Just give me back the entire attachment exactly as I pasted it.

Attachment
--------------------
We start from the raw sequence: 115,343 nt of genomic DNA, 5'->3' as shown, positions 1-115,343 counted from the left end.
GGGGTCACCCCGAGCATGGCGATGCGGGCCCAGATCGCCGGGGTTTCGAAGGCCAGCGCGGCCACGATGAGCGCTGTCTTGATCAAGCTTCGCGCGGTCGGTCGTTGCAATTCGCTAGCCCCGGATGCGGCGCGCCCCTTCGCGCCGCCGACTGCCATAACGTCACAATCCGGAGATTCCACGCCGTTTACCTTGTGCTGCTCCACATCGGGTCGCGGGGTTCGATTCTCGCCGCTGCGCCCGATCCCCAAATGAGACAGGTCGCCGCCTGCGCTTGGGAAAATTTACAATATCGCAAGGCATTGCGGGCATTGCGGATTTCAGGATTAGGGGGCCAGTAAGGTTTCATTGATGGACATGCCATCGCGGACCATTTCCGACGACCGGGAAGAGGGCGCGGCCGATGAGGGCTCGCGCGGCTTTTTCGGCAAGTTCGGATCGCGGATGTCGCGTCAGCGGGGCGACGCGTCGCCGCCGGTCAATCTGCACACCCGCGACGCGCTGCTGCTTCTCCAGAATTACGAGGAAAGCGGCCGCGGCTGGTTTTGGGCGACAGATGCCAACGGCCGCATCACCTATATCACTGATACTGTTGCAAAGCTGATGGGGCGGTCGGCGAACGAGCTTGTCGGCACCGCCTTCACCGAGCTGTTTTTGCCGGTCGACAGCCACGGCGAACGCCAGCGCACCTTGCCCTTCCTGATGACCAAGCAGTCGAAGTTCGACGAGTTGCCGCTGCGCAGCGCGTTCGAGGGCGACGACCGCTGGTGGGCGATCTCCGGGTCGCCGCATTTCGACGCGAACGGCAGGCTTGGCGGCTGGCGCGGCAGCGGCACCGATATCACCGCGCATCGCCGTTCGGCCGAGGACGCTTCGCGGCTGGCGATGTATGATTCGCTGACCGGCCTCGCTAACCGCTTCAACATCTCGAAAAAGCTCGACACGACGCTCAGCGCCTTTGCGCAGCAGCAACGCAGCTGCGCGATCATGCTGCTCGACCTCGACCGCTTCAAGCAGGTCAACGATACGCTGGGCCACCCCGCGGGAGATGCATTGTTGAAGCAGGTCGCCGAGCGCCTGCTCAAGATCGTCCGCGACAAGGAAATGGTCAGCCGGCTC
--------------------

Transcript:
We start from the raw sequence: 115,343 nt of genomic DNA, 5'->3' as shown, positions 1-115,343 counted from the left end.
GGGGTCACCCCGAGCATGGCGATGCGGGCCCAGATCGCCGGGGTTTCGAAGGCCAGCGCGGCCACGATGAGCGCTGTCTTGATCAAGCTTCGCGCGGTCGGTCGTTGCAATTCGCTAGCCCCGGATGCGGCGCGCCCCTTCGCGCCGCCGACTGCCATAACGTCACAATCCGGAGATTCCACGCCGTTTACCTTGTGCTGCTCCACATCGGGTCGCGGGGTTCGATTCTCGCCGCTGCGCCCGATCCCCAAATGAGACAGGTCGCCGCCTGCGCTTGGGAAAATTTACAATATCGCAAGGCATTGCGGGCATTGCGGATTTCAGGATTAGGGGGCCAGTAAGGTTTCATTGATGGACATGCCATCGCGGACCATTTCCGACGACCGGGAAGAGGGCGCGGCCGATGAGGGCTCGCGCGGCTTTTTCGGCAAGTTCGGATCGCGGATGTCGCGTCAGCGGGGCGACGCGTCGCCGCCGGTCAATCTGCACACCCGCGACGCGCTGCTGCTTCTCCAGAATTACGAGGAAAGCGGCCGCGGCTGGTTTTGGGCGACAGATGCCAACGGCCGCATCACCTATATCACTGATACTGTTGCAAAGCTGATGGGGCGGTCGGCGAACGAGCTTGTCGGCACCGCCTTCACCGAGCTGTTTTTGCCGGTCGACAGCCACGGCGAACGCCAGCGCACCTTGCCCTTCCTGATGACCAAGCAGTCGAAGTTCGACGAGTTGCCGCTGCGCAGCGCGTTCGAGGGCGACGACCGCTGGTGGGCGATCTCCGGGTCGCCGCATTTCGACGCGAACGGCAGGCTTGGCGGCTGGCGCGGCAGCGGCACCGATATCACCGCGCATCGCCGTTCGGCCGAGGACGCTTCGCGGCTGGCGATGTATGATTCGCTGACCGGCCTCGCTAACCGCTTCAACATCTCGAAAAAGCTCGACACGACGCTCAGCGCCTTTGCGCAGCAGCAACGCAGCTGCGCGATCATGCTGCTCGACCTCGACCGCTTCAAGCAGGTCAACGATACGCTGGGCCACCCCGCGGGAGATGCATTGTTGAAGCAGGTCGCCGAGCGCCTGCTCAAGATCGTCCGCGACAAGGAAATGGTCAGCCGGCTC